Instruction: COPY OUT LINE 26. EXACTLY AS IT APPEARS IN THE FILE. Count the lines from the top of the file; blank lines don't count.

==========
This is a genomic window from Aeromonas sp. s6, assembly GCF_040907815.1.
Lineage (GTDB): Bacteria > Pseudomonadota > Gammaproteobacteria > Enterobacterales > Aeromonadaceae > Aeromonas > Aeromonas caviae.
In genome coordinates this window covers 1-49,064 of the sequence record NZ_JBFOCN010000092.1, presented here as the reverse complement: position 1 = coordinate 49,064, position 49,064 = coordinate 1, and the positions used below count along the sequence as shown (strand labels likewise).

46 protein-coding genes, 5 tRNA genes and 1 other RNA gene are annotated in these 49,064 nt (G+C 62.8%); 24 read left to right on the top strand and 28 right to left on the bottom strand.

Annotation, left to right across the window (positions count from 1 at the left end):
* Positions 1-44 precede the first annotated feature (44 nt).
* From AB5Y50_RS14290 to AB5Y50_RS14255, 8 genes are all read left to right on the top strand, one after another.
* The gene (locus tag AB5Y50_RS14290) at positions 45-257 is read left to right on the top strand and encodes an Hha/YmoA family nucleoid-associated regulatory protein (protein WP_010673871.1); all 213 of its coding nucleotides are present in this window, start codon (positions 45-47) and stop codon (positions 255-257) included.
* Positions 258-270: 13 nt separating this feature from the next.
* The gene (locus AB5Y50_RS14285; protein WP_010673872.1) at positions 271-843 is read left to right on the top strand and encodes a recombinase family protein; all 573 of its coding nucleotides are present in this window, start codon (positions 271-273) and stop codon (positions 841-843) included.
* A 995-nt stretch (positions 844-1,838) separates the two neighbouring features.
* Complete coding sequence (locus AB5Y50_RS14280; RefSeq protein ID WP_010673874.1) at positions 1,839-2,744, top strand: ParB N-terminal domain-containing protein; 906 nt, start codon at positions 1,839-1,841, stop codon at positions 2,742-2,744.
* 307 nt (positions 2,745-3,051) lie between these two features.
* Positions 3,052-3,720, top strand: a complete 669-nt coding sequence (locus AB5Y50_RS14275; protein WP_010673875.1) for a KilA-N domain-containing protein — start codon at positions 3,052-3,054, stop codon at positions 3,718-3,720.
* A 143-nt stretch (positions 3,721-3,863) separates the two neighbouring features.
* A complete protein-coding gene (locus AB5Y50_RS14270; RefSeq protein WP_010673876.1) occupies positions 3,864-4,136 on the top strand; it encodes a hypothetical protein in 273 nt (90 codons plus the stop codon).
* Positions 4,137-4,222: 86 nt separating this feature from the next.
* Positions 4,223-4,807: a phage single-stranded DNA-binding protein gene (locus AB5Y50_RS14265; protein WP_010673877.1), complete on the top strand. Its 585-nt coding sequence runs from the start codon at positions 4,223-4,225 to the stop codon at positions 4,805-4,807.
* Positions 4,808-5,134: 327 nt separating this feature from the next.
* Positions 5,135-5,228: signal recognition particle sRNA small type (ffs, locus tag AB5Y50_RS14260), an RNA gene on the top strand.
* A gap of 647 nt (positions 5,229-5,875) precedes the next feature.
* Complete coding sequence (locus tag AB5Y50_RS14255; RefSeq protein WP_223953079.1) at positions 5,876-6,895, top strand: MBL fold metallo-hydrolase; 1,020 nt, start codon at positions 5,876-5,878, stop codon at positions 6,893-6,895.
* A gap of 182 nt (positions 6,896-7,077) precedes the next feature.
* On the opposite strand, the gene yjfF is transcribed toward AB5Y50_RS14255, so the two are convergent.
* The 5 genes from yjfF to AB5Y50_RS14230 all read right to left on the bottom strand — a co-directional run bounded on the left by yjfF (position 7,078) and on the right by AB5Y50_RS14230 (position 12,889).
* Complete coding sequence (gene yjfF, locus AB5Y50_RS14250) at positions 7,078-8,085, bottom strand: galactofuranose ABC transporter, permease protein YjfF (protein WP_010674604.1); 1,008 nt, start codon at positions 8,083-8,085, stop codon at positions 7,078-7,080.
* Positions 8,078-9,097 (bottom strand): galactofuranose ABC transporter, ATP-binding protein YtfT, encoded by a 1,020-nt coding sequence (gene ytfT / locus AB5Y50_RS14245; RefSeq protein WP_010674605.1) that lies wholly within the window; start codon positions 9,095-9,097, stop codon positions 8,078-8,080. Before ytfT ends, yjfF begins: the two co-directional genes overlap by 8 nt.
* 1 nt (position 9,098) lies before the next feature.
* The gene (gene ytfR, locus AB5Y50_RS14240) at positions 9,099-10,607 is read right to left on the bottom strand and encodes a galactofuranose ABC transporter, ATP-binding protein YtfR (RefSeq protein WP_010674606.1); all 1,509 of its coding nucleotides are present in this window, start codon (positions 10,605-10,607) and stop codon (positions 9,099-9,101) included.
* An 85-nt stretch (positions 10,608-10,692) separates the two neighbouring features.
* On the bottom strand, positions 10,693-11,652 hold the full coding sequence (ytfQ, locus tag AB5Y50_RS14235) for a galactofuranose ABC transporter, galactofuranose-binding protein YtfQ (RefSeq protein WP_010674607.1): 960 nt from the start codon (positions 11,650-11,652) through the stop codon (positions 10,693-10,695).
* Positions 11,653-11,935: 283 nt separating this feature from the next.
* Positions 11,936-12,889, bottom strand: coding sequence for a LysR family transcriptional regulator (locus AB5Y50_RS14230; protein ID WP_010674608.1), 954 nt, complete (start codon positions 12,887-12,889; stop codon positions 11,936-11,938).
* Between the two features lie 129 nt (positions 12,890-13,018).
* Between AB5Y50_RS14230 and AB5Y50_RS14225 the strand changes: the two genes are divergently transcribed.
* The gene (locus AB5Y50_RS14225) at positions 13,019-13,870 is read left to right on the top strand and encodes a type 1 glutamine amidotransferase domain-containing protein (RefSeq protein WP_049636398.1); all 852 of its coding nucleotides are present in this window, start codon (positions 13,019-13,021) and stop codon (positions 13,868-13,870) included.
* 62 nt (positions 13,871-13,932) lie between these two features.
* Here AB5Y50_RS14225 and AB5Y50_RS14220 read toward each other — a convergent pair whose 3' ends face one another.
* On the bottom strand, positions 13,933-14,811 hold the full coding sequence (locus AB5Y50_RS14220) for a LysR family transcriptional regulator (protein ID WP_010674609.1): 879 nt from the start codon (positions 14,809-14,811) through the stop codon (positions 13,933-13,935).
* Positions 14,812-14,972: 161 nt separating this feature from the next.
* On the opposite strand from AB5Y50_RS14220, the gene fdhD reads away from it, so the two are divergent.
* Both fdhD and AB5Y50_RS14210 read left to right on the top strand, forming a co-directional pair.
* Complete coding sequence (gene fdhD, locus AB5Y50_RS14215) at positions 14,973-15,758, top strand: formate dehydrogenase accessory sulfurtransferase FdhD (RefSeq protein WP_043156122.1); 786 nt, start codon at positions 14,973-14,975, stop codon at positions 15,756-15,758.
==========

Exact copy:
* Complete coding sequence (gene yjfF, locus AB5Y50_RS14250) at positions 7,078-8,085, bottom strand: galactofuranose ABC transporter, permease protein YjfF (protein WP_010674604.1); 1,008 nt, start codon at positions 8,083-8,085, stop codon at positions 7,078-7,080.